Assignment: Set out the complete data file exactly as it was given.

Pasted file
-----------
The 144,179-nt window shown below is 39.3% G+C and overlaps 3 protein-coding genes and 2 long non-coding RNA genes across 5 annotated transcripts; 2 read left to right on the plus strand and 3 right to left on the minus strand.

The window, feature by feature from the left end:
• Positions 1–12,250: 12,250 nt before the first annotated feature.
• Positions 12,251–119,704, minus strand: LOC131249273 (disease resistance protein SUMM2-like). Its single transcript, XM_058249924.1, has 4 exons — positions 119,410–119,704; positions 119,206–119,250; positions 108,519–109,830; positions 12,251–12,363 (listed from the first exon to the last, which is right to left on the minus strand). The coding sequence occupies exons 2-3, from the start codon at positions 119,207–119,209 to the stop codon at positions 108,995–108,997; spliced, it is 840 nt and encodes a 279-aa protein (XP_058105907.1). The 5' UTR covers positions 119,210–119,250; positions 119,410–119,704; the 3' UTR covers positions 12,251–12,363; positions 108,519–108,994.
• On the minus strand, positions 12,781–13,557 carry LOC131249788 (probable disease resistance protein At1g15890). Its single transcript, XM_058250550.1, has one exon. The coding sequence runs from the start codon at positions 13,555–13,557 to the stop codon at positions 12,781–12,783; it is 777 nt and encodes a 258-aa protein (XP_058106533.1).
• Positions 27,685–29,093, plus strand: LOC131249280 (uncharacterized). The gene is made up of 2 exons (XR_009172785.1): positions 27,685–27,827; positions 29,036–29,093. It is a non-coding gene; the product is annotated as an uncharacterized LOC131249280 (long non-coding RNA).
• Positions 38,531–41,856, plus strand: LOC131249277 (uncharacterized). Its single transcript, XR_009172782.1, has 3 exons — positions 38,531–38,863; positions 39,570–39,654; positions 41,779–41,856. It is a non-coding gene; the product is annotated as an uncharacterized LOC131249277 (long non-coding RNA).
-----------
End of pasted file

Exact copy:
The 144,179-nt window shown below is 39.3% G+C and overlaps 3 protein-coding genes and 2 long non-coding RNA genes across 5 annotated transcripts; 2 read left to right on the plus strand and 3 right to left on the minus strand.

The window, feature by feature from the left end:
• Positions 1–12,250: 12,250 nt before the first annotated feature.
• Positions 12,251–119,704, minus strand: LOC131249273 (disease resistance protein SUMM2-like). Its single transcript, XM_058249924.1, has 4 exons — positions 119,410–119,704; positions 119,206–119,250; positions 108,519–109,830; positions 12,251–12,363 (listed from the first exon to the last, which is right to left on the minus strand). The coding sequence occupies exons 2-3, from the start codon at positions 119,207–119,209 to the stop codon at positions 108,995–108,997; spliced, it is 840 nt and encodes a 279-aa protein (XP_058105907.1). The 5' UTR covers positions 119,210–119,250; positions 119,410–119,704; the 3' UTR covers positions 12,251–12,363; positions 108,519–108,994.
• On the minus strand, positions 12,781–13,557 carry LOC131249788 (probable disease resistance protein At1g15890). Its single transcript, XM_058250550.1, has one exon. The coding sequence runs from the start codon at positions 13,555–13,557 to the stop codon at positions 12,781–12,783; it is 777 nt and encodes a 258-aa protein (XP_058106533.1).
• Positions 27,685–29,093, plus strand: LOC131249280 (uncharacterized). The gene is made up of 2 exons (XR_009172785.1): positions 27,685–27,827; positions 29,036–29,093. It is a non-coding gene; the product is annotated as an uncharacterized LOC131249280 (long non-coding RNA).
• Positions 38,531–41,856, plus strand: LOC131249277 (uncharacterized). Its single transcript, XR_009172782.1, has 3 exons — positions 38,531–38,863; positions 39,570–39,654; positions 41,779–41,856. It is a non-coding gene; the product is annotated as an uncharacterized LOC131249277 (long non-coding RNA).